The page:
Guest Post: When a Leafs fan moves to Ottawa
Don't Fear The Reaper
BY CHRIS CARTER
When I moved to Ottawa nearly fours ago, it was with the implicit understanding I would remain true to the Blue and White.
Behind enemy lines in the Battle of Ontario, I made no secret of my allegiance. When conversations with new neighbours invariably turned to hockey, within minutes I was uttering phrases like "Leafs Nation" and "the blood runs blue" – usually to baffled howls of laughter.
My wife tolerated my open affair with the Leafs until one day she pointed out that, as our children were growing up and attending school in Ottawa with hundreds of other little Sens fans, it wasn't fair of me to diminish their participation in the collective experience by creating confusion over loyalties.
So I grudgingly agreed to go underground.
Now, I've never really been too exercised with hatred for the Senators. It's hard to hate a team that so generously rolled over for the Leafs in the playoffs year after year.
But the blood still runs blue.
And I had to watch as a team fashioned after the Romans enjoyed playoff success, even reaching the Stanley Cup finals, while the Leafs spiralled downward in a decadent malaise resembling a dying empire's last days.
It's not like the Sens haven't had their their own troubles – contract issues, the loss of key players, unreliable goaltending and their own no-trade clause outrage with Dany Heatley. How did they overcome this while the Leafs burned?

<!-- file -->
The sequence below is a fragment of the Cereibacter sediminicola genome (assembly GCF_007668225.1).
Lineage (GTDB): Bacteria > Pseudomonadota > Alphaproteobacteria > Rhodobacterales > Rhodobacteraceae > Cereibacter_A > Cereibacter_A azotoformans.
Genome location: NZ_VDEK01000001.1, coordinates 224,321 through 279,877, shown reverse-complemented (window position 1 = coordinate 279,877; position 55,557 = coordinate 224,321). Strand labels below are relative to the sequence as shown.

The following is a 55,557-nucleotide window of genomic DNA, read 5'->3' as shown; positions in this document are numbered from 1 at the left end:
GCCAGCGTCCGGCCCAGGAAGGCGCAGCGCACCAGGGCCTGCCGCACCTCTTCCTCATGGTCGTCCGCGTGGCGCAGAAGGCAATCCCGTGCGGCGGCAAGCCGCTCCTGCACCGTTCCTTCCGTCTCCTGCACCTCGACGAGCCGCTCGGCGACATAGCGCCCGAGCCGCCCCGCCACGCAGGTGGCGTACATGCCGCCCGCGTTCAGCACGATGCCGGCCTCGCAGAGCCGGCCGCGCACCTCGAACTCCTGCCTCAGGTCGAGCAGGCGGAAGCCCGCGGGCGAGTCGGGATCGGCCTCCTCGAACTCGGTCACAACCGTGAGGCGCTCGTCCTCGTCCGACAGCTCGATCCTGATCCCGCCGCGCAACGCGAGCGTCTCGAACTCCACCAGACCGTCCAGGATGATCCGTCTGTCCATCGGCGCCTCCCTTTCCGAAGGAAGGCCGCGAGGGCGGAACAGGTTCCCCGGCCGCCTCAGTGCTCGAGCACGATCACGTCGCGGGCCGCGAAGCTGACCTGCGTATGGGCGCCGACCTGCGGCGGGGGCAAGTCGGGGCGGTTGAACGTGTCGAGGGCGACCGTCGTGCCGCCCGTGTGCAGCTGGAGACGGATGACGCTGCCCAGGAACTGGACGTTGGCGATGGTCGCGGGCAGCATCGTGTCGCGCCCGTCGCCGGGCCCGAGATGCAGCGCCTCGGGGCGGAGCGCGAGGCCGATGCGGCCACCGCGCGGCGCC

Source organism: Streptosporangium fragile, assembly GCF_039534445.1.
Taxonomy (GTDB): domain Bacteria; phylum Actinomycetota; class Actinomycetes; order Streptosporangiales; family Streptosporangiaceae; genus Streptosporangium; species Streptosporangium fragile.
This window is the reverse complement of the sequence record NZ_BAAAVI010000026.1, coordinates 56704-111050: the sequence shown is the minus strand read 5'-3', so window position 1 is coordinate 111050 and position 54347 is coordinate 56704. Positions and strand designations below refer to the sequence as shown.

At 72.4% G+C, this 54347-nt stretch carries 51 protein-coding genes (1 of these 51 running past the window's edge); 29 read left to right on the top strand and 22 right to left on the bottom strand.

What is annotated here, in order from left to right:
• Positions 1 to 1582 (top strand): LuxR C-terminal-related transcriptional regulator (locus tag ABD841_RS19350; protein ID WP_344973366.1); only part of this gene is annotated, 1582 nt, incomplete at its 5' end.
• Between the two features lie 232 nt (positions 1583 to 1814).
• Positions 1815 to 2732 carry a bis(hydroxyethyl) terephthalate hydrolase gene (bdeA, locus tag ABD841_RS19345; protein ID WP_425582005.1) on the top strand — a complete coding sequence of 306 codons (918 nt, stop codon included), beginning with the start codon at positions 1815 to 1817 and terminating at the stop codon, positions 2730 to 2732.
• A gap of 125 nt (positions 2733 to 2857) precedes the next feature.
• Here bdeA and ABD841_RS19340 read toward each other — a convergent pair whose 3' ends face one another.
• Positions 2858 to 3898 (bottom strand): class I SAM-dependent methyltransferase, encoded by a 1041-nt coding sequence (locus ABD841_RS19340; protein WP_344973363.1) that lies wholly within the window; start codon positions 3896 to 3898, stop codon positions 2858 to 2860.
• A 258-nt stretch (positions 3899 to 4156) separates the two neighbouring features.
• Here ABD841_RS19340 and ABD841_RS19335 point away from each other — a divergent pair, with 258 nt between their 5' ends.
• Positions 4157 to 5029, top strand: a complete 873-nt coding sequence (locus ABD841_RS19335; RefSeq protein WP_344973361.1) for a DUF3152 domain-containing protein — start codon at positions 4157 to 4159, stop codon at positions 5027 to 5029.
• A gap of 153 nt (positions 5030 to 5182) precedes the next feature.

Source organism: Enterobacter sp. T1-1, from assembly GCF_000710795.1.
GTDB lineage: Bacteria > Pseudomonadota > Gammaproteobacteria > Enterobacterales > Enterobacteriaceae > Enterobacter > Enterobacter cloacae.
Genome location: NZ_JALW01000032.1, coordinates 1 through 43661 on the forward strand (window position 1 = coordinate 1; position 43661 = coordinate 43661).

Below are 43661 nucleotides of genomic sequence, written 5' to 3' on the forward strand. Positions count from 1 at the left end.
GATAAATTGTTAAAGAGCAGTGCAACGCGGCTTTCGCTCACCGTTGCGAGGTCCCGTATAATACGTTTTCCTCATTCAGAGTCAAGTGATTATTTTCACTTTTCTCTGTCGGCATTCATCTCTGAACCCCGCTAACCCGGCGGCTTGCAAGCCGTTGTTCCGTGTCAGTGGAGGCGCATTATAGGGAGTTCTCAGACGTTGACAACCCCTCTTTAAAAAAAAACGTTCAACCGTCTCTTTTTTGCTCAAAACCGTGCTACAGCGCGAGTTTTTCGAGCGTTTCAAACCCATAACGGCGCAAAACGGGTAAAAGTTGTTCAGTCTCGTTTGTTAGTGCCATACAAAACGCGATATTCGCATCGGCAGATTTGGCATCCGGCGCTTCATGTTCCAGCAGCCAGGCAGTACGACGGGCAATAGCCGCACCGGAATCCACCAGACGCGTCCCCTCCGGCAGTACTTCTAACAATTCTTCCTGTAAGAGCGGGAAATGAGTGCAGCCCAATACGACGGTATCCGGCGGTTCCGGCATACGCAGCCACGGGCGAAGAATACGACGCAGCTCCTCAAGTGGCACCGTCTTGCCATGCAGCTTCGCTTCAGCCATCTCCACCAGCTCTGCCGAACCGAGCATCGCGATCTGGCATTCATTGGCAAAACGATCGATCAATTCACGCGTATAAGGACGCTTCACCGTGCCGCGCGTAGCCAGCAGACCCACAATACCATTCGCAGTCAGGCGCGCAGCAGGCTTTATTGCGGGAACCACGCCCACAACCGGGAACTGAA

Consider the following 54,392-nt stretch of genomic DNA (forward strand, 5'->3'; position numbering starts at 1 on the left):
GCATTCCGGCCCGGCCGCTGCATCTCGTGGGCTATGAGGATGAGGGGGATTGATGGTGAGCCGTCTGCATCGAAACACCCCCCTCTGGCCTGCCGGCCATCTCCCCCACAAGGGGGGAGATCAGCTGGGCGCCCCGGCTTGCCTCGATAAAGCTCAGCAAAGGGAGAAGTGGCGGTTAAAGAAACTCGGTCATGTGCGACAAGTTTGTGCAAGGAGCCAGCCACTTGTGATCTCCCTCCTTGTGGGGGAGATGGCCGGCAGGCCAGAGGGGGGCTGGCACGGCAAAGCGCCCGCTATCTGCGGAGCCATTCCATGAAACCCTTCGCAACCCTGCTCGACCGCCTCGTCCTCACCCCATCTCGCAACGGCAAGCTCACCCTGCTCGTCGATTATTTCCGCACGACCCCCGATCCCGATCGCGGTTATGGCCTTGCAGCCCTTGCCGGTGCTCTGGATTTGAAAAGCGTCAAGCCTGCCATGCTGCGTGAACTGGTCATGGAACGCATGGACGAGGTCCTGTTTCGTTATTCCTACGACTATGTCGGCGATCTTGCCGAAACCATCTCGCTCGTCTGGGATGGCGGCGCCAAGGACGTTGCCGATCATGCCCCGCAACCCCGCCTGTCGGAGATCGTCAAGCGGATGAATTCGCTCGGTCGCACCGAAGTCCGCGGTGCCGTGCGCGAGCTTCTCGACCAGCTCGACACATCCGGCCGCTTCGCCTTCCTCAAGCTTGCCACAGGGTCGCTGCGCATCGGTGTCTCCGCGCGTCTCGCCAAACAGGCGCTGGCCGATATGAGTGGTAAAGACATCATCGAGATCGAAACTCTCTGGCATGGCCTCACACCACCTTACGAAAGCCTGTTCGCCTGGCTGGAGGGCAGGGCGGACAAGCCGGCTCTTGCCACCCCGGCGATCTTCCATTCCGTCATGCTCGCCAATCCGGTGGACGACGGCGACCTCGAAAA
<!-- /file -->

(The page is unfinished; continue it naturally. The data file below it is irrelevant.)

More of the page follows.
Their formula for (moderate) success seems rather simple when you boil it down:
1. A coach, first Bryan Murray and now Cory Clouston, with a system and the trust of the players to make it work.
2. A captain who rises to the occasion. Daniel Alfredsson is the target of so much Leafs Nation scorn for a reason: He's good. Few players combine heart, ability and character like him.
3. Truculent players, like Chris Neil, who are tough but – here's a novel idea – talented enough to provide some secondary scoring.
4. One rock-solid, if not flashy, player who anchors the blueline year after year even as other players come and go. Like Chris Phillips, who's merely +108 for his career in Ottawa. Plus one-hundred-and-eight!
Sure the Sens are blessed with a couple of high scoring centremen and have drafted decently enough to bring along replacements as burgeoning stars priced themselves off the roster – but those four elements are the keys, the supporting columns in their coliseum, as far as I can see.
And after four years I can't help but at least admire them, while exchanging secret signals with the fellow travelers hiding amidst the Sens army, hoping the Leafs have finally found a way to stop the bleeding.
MAIN PHOTO: JONATHAN HAYWARD/CANADIAN PRESS